Mozilla patches critical Firefox flaws

The latest version of the browser, Firefox 3.6.4, patches seven vulnerabilities, including four critical flaws that could allow a remote attacker to control a system

A Firefox update has been released that patches four critical flaws, each of which could allow a hacker to take over a computer system.

Mozilla announced version 3.6.4 of the web browser, which contains the fixes, in a Mozilla blog post on Tuesday. The update tackles seven vulnerabilities in all, according to Mozilla's security advisories aggregation page.

One of the four critical vulnerabilities, a heap buffer overflow flaw, was found by researcher Nils, of Basingstoke-based security firm MWR Infosecurity. Nils, who declines to give out his surname for security reasons, released proof-of-concept exploit code for the flaw in a paper on Wednesday.

The heap buffer overflow vulnerability affects Mozilla Firefox on 64-bit platforms. Using the flaw, an attacker could cause a vulnerable system to crash and then take it over, though the victim would need to visit a malicious website for the flaw to be exploited.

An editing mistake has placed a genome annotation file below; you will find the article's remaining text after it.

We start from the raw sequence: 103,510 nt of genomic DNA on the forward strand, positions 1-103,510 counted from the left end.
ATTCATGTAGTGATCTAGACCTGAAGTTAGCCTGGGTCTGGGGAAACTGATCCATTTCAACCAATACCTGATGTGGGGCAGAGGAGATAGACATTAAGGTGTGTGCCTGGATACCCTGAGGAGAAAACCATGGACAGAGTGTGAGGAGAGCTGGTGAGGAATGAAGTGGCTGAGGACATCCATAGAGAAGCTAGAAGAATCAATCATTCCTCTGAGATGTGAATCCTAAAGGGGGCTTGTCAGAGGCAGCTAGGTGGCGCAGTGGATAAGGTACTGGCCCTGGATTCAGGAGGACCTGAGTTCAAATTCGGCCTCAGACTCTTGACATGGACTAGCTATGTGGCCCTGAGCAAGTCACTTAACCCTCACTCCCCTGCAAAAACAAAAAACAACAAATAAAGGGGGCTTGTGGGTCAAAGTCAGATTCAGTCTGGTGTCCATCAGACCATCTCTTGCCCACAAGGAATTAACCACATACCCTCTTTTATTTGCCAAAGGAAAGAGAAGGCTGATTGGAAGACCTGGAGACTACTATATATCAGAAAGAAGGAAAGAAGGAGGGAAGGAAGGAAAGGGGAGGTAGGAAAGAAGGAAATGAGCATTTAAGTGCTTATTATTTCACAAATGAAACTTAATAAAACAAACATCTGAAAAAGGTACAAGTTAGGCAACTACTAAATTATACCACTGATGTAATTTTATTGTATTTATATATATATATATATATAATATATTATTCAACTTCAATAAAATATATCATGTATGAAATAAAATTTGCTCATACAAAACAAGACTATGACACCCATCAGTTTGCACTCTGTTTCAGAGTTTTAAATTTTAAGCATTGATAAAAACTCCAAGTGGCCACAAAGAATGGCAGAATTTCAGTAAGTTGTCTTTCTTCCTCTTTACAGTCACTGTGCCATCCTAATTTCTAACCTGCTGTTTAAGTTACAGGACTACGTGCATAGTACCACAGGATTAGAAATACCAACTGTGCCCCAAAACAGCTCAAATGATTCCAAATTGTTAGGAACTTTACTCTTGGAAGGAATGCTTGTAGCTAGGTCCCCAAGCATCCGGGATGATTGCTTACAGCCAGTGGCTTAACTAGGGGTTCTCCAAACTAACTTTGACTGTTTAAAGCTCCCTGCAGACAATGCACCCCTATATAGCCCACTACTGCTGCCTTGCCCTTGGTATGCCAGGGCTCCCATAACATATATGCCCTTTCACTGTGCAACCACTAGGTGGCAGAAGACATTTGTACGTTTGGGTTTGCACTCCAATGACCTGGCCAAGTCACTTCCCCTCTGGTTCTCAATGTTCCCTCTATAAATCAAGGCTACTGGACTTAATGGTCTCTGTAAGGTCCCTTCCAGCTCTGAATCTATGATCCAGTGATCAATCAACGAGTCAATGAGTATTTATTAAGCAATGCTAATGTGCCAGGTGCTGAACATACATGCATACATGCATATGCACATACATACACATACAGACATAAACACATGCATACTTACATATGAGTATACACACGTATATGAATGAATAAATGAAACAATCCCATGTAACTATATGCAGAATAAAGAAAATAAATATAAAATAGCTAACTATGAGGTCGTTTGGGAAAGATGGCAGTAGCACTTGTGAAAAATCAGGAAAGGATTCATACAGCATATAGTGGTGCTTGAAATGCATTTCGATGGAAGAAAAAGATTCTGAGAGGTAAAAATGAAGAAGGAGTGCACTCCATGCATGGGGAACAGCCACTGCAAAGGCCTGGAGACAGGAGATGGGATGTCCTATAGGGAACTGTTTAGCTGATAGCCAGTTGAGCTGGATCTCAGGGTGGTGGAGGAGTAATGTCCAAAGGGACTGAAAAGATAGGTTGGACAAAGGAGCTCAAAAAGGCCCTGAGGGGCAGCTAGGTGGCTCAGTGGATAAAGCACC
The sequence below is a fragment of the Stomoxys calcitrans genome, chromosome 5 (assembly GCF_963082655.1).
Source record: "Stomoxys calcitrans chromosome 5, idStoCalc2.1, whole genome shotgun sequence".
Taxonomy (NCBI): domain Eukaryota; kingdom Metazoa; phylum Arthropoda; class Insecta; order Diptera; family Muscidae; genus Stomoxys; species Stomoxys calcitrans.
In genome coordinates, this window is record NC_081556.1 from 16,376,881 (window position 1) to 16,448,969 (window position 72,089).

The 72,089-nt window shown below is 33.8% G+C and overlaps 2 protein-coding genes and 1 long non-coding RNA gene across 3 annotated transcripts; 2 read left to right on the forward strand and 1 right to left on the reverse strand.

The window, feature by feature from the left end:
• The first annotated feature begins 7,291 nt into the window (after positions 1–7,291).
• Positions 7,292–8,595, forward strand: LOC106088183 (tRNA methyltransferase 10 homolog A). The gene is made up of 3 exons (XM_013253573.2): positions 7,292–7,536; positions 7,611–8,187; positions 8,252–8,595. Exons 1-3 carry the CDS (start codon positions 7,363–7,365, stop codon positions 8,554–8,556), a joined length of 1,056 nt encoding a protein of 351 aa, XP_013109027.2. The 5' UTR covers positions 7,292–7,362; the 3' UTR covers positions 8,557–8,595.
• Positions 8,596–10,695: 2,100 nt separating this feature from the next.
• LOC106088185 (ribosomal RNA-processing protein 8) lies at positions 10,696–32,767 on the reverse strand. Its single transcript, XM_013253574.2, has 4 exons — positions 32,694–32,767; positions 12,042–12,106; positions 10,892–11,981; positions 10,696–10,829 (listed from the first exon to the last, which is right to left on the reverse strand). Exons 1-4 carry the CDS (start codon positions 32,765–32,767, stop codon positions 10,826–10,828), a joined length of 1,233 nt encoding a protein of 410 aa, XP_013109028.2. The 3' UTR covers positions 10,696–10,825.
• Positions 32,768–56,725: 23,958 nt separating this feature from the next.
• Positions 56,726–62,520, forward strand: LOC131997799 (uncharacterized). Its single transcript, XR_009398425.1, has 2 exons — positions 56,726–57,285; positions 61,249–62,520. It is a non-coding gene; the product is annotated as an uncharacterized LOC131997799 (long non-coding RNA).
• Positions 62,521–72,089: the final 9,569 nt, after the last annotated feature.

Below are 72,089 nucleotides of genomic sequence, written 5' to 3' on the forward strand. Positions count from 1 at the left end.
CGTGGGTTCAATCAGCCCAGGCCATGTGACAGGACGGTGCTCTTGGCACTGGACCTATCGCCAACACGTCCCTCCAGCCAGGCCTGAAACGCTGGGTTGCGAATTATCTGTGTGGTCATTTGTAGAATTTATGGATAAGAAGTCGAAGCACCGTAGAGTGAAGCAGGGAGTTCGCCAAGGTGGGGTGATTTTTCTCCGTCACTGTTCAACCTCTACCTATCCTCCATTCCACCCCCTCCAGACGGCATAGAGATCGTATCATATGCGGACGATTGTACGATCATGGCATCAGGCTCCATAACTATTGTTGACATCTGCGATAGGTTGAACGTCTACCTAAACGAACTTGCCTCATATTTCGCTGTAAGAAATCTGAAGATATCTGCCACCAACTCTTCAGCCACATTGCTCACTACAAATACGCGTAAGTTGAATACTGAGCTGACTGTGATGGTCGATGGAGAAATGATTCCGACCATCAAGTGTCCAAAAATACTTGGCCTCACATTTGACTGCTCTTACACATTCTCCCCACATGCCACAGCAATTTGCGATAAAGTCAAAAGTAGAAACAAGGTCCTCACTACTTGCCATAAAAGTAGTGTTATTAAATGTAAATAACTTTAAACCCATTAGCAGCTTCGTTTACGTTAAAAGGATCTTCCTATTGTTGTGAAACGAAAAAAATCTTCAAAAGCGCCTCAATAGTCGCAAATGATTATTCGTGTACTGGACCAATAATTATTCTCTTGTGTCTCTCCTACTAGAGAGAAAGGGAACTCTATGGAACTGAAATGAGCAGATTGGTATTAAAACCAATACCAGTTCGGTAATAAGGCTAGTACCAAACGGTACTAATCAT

The cause of the flaw is that the length of strings is not properly sanitised, according to the MWR Infosecurity paper.

Mozilla addressed three other critical flaws in Firefox 3.6.4. An integer overflow vulnerability reported via TippingPoint's Zero Day initiative could also cause a browser crash and open the door to an outsider. Another bug lies in how one plug-in interacts with a second plug-in, while the third is associated with crashes caused by memory corruption. Both these last two security holes could be exploited by an attacker to run arbitrary code, according to Mozilla.

The remaining security bugs in the update include two rated moderate risk, one that opens the door to keystroke hijack and another related to a  problem with an HTTP header. The final flaw, rated low risk, identified a seed value that could be used as a unique identifier to track a user's behaviour online.

Firefox 3.6.4 has also debugged Lorentz, its sandboxing feature which prevents failed plug-ins from crashing the whole browser.

Mozilla periodically patches a number of vulnerabilities in one go. For example, in February, it fixed five security holes in older versions of the browser.